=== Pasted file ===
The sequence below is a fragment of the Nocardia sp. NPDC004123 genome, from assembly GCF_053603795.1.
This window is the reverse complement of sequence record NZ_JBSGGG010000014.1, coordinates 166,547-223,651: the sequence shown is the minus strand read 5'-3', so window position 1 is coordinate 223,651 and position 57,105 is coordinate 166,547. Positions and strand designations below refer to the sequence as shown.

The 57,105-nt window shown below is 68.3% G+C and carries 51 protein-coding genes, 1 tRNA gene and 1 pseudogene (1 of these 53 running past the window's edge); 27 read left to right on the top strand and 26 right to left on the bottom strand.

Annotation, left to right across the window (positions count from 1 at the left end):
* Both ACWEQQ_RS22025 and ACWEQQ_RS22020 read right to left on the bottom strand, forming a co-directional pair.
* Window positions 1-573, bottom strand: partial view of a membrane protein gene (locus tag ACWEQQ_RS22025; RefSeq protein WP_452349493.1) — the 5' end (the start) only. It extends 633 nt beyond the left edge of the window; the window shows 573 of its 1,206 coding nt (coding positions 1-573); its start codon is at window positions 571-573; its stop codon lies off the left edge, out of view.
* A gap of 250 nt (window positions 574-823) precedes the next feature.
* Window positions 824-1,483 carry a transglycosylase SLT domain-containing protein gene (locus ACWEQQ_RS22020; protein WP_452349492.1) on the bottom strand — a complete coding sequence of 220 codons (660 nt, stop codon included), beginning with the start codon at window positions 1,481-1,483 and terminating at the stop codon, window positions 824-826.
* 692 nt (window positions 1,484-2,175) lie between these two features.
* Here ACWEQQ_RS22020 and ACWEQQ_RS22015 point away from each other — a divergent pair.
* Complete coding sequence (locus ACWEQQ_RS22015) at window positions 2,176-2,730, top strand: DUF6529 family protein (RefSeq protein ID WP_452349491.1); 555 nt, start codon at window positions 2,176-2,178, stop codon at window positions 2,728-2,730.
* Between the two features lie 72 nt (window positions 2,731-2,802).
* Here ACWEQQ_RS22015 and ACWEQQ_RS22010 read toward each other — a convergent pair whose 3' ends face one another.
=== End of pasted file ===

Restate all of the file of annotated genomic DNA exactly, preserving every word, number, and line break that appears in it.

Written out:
The sequence below is a fragment of the Nocardia sp. NPDC004123 genome, from assembly GCF_053603795.1.
This window is the reverse complement of sequence record NZ_JBSGGG010000014.1, coordinates 166,547-223,651: the sequence shown is the minus strand read 5'-3', so window position 1 is coordinate 223,651 and position 57,105 is coordinate 166,547. Positions and strand designations below refer to the sequence as shown.

The 57,105-nt window shown below is 68.3% G+C and carries 51 protein-coding genes, 1 tRNA gene and 1 pseudogene (1 of these 53 running past the window's edge); 27 read left to right on the top strand and 26 right to left on the bottom strand.

Annotation, left to right across the window (positions count from 1 at the left end):
* Both ACWEQQ_RS22025 and ACWEQQ_RS22020 read right to left on the bottom strand, forming a co-directional pair.
* Window positions 1-573, bottom strand: partial view of a membrane protein gene (locus tag ACWEQQ_RS22025; RefSeq protein WP_452349493.1) — the 5' end (the start) only. It extends 633 nt beyond the left edge of the window; the window shows 573 of its 1,206 coding nt (coding positions 1-573); its start codon is at window positions 571-573; its stop codon lies off the left edge, out of view.
* A gap of 250 nt (window positions 574-823) precedes the next feature.
* Window positions 824-1,483 carry a transglycosylase SLT domain-containing protein gene (locus ACWEQQ_RS22020; protein WP_452349492.1) on the bottom strand — a complete coding sequence of 220 codons (660 nt, stop codon included), beginning with the start codon at window positions 1,481-1,483 and terminating at the stop codon, window positions 824-826.
* 692 nt (window positions 1,484-2,175) lie between these two features.
* Here ACWEQQ_RS22020 and ACWEQQ_RS22015 point away from each other — a divergent pair.
* Complete coding sequence (locus ACWEQQ_RS22015) at window positions 2,176-2,730, top strand: DUF6529 family protein (RefSeq protein ID WP_452349491.1); 555 nt, start codon at window positions 2,176-2,178, stop codon at window positions 2,728-2,730.
* Between the two features lie 72 nt (window positions 2,731-2,802).
* Here ACWEQQ_RS22015 and ACWEQQ_RS22010 read toward each other — a convergent pair whose 3' ends face one another.